Today I was browsing through forums and a question came up. What is your preferred method to make beats? I figured this would be a great time to discuss beatmaking methods and give some FL Studio tips at the same time. This individual was specifically looking for the method you are using to create your beats. There are many different ways to do it including:
- Loop recording
- Composing notes in the piano roll
- Recording live instruments
First of all I want to point out that there is no right or wrong way to create a beat. Music is experimental and can be as creative as you want it to be. Never limit the possibilities of beat creation. However, you need to find a way to work efficiently while also composing high quality beats.
So let’s look at some of the common methods and you can pick a beat making method that works best for you.
Composing Notes In The FL Studio Piano Roll
This method of beatmaking involves opening up FL Studio and composing notes on the piano roll as you compose the track. This is a great way to construct the song whether you’re a beginner or pro. Working in the piano roll you can see all the different notes and try out things as you go.
The major downside of using the piano roll is that it is so much harder to improvise parts. If you are using a keyboard you can easily jam along to your beat and write new parts on the fly. When you’re working in the piano roll it takes much more time to paint out notes, listen back, paint more notes,and make adjustments where needed.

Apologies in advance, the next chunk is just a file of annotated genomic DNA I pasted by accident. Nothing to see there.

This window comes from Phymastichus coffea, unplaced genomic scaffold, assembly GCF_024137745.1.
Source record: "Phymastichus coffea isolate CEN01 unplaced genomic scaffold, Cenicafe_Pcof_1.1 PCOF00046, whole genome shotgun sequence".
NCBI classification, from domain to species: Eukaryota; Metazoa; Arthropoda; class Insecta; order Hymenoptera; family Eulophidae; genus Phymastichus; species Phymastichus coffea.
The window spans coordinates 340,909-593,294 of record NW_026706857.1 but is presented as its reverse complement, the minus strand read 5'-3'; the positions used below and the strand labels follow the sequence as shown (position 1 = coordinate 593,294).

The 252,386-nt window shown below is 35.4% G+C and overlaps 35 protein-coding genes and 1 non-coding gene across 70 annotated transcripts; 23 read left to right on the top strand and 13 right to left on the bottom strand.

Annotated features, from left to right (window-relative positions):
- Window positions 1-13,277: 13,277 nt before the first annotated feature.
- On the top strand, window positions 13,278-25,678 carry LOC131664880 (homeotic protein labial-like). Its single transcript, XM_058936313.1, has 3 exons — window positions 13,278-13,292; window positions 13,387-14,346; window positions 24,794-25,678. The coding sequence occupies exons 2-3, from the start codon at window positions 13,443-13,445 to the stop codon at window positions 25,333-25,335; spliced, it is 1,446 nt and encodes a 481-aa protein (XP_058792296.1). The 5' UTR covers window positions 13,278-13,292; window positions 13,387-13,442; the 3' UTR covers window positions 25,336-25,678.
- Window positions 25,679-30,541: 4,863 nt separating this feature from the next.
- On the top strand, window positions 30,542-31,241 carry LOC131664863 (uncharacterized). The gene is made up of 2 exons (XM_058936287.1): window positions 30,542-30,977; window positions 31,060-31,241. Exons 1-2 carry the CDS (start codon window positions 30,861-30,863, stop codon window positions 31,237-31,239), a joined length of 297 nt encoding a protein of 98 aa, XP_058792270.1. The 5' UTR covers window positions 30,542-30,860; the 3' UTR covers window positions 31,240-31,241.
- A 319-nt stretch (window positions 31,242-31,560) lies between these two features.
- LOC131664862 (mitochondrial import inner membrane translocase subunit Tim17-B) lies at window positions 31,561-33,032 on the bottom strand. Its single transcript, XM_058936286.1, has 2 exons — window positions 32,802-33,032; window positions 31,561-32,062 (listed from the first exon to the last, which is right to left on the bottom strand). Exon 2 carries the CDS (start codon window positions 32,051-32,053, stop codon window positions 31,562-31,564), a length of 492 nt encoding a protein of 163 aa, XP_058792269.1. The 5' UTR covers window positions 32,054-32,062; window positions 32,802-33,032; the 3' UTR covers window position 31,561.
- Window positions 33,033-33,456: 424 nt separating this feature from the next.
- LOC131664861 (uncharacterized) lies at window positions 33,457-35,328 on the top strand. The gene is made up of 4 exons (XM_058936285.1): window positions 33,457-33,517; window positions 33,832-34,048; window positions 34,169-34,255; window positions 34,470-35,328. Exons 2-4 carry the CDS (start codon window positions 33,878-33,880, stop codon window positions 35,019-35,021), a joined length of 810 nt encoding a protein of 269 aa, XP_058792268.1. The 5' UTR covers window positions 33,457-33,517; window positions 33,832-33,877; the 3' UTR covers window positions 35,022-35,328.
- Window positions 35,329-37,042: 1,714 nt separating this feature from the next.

Loop Recording In FL Studio
Loop recording is great because you can jam on a song while a certain section of the beat repeats on loop. So let’s say for example that I have created a drum part for my beat. Now I want to write a bass part for it. With loop recording, I can record everything that I play on my midi keyboard to a channel in FL Studio and improvise until I record something that I like. There are a couple of different ways to use loop recording. One method involves overwriting what you record every time the loop repeats. The other method involves continuously recording in the playlist as you go.
Another great part about loop recording is that you can still go to the piano roll later and edit the notes to get them exactly how you want them. Loop recording is also great when you want to record live instruments along with your beats. This way you can record the live instruments over and over into you nail the part while the section repeats over and over.